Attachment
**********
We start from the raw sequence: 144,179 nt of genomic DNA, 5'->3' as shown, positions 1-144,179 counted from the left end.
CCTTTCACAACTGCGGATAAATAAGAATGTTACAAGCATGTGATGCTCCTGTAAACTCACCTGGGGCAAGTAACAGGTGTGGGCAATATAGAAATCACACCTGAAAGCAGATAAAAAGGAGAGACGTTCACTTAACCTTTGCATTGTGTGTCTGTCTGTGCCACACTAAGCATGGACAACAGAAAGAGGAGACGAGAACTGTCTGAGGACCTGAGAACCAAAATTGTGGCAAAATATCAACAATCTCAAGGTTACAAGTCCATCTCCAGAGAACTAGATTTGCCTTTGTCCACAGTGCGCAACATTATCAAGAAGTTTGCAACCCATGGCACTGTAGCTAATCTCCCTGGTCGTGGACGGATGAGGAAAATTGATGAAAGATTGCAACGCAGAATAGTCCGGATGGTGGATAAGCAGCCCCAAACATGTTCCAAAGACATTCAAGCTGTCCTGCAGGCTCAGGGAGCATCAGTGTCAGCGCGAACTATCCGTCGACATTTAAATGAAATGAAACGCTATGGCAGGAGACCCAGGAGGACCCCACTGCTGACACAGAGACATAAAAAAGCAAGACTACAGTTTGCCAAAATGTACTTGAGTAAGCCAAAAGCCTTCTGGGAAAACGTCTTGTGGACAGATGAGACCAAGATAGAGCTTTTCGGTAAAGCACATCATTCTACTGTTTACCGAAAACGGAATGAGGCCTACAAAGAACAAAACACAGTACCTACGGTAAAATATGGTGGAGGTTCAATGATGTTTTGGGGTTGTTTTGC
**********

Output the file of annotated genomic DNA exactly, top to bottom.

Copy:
We start from the raw sequence: 144,179 nt of genomic DNA, 5'->3' as shown, positions 1-144,179 counted from the left end.
CCTTTCACAACTGCGGATAAATAAGAATGTTACAAGCATGTGATGCTCCTGTAAACTCACCTGGGGCAAGTAACAGGTGTGGGCAATATAGAAATCACACCTGAAAGCAGATAAAAAGGAGAGACGTTCACTTAACCTTTGCATTGTGTGTCTGTCTGTGCCACACTAAGCATGGACAACAGAAAGAGGAGACGAGAACTGTCTGAGGACCTGAGAACCAAAATTGTGGCAAAATATCAACAATCTCAAGGTTACAAGTCCATCTCCAGAGAACTAGATTTGCCTTTGTCCACAGTGCGCAACATTATCAAGAAGTTTGCAACCCATGGCACTGTAGCTAATCTCCCTGGTCGTGGACGGATGAGGAAAATTGATGAAAGATTGCAACGCAGAATAGTCCGGATGGTGGATAAGCAGCCCCAAACATGTTCCAAAGACATTCAAGCTGTCCTGCAGGCTCAGGGAGCATCAGTGTCAGCGCGAACTATCCGTCGACATTTAAATGAAATGAAACGCTATGGCAGGAGACCCAGGAGGACCCCACTGCTGACACAGAGACATAAAAAAGCAAGACTACAGTTTGCCAAAATGTACTTGAGTAAGCCAAAAGCCTTCTGGGAAAACGTCTTGTGGACAGATGAGACCAAGATAGAGCTTTTCGGTAAAGCACATCATTCTACTGTTTACCGAAAACGGAATGAGGCCTACAAAGAACAAAACACAGTACCTACGGTAAAATATGGTGGAGGTTCAATGATGTTTTGGGGTTGTTTTGC